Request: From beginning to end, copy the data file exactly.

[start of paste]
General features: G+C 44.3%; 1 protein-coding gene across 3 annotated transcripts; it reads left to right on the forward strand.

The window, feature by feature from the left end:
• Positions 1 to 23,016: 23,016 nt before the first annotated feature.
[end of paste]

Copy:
General features: G+C 44.3%; 1 protein-coding gene across 3 annotated transcripts; it reads left to right on the forward strand.

The window, feature by feature from the left end:
• Positions 1 to 23,016: 23,016 nt before the first annotated feature.